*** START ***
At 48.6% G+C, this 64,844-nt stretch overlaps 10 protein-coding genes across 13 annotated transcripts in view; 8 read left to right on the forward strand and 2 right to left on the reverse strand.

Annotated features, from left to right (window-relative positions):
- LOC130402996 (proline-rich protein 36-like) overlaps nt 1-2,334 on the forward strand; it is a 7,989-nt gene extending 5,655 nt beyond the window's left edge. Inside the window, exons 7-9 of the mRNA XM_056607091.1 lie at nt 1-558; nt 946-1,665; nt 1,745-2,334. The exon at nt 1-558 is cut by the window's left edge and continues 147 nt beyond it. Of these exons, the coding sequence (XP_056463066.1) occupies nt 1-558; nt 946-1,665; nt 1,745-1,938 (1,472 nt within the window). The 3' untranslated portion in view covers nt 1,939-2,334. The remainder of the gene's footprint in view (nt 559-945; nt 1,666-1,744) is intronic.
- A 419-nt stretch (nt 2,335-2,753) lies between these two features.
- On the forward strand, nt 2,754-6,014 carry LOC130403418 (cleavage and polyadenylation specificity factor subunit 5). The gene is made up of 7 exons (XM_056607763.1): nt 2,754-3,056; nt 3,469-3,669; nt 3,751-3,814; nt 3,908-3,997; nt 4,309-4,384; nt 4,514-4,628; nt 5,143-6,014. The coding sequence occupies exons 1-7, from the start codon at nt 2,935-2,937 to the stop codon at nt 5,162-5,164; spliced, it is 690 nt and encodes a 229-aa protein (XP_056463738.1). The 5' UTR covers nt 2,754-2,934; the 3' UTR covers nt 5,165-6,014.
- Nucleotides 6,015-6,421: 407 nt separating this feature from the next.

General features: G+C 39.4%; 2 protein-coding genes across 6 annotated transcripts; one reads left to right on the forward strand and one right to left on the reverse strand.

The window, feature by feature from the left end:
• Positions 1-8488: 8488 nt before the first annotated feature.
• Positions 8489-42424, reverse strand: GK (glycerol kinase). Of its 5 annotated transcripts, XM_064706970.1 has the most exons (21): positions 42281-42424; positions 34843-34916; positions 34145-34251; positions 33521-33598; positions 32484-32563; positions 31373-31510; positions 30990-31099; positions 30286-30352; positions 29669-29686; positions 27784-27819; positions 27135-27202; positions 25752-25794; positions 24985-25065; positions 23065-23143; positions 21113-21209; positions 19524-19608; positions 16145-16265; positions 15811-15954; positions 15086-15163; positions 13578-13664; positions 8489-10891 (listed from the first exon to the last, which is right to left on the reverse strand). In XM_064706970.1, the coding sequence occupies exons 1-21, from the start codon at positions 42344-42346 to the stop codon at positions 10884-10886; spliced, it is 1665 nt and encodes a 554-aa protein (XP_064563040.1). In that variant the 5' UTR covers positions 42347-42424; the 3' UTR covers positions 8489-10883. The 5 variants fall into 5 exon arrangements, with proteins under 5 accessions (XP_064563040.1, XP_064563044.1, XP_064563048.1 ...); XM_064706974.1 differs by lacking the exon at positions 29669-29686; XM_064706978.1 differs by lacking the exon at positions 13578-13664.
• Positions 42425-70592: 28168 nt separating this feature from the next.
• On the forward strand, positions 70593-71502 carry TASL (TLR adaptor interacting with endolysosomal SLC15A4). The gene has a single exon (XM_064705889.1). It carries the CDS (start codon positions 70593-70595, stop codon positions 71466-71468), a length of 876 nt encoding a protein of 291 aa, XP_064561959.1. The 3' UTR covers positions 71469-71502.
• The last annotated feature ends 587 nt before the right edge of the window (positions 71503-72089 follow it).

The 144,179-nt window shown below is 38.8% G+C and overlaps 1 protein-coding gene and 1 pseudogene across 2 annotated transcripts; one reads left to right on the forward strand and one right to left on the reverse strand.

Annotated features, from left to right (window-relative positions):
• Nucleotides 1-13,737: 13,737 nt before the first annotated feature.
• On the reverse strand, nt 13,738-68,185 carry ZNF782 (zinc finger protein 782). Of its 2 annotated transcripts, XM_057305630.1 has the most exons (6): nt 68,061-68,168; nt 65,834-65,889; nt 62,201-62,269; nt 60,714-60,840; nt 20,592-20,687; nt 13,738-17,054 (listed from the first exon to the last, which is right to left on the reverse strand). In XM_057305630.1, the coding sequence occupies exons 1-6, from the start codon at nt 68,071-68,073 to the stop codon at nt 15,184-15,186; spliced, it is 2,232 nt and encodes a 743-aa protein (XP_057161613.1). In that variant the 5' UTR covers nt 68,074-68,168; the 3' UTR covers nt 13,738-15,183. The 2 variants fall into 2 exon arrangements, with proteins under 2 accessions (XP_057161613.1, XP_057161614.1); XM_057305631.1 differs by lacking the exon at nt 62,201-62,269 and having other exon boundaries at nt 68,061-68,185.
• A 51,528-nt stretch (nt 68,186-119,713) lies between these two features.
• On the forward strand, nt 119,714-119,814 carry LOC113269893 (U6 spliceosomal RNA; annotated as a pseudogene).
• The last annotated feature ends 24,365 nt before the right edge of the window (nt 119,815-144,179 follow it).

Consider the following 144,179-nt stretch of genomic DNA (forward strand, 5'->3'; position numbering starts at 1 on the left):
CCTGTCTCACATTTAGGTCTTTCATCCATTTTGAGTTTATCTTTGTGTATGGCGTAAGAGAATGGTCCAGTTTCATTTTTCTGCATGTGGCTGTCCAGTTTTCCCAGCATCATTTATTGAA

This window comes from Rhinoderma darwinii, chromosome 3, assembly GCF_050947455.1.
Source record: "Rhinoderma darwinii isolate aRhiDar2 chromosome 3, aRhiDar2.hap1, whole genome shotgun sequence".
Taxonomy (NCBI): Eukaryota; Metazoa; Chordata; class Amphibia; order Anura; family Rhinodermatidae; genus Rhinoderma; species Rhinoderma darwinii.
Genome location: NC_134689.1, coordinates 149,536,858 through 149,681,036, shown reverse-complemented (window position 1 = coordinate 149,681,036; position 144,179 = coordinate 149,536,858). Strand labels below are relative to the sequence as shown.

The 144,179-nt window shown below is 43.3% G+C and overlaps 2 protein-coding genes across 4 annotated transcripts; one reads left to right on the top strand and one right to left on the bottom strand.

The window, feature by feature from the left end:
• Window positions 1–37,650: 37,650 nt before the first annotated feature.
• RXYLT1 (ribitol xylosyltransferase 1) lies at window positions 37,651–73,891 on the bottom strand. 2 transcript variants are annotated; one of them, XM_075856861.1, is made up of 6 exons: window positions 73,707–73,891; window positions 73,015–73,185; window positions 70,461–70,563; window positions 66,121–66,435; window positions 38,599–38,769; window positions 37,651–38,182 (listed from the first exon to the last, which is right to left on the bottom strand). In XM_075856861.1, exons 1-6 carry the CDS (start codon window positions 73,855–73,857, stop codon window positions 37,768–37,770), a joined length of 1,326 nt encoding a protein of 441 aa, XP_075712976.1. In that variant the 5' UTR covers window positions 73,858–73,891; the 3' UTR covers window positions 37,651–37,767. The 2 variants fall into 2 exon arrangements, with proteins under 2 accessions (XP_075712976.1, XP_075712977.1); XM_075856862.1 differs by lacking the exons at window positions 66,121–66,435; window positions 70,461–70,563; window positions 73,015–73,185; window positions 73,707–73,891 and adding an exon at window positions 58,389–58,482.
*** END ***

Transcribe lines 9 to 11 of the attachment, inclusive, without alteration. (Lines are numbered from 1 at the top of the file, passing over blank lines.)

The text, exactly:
• Positions 1-8488: 8488 nt before the first annotated feature.
• Positions 8489-42424, reverse strand: GK (glycerol kinase). Of its 5 annotated transcripts, XM_064706970.1 has the most exons (21): positions 42281-42424; positions 34843-34916; positions 34145-34251; positions 33521-33598; positions 32484-32563; positions 31373-31510; positions 30990-31099; positions 30286-30352; positions 29669-29686; positions 27784-27819; positions 27135-27202; positions 25752-25794; positions 24985-25065; positions 23065-23143; positions 21113-21209; positions 19524-19608; positions 16145-16265; positions 15811-15954; positions 15086-15163; positions 13578-13664; positions 8489-10891 (listed from the first exon to the last, which is right to left on the reverse strand). In XM_064706970.1, the coding sequence occupies exons 1-21, from the start codon at positions 42344-42346 to the stop codon at positions 10884-10886; spliced, it is 1665 nt and encodes a 554-aa protein (XP_064563040.1). In that variant the 5' UTR covers positions 42347-42424; the 3' UTR covers positions 8489-10883. The 5 variants fall into 5 exon arrangements, with proteins under 5 accessions (XP_064563040.1, XP_064563044.1, XP_064563048.1 ...); XM_064706974.1 differs by lacking the exon at positions 29669-29686; XM_064706978.1 differs by lacking the exon at positions 13578-13664.
• Positions 42425-70592: 28168 nt separating this feature from the next.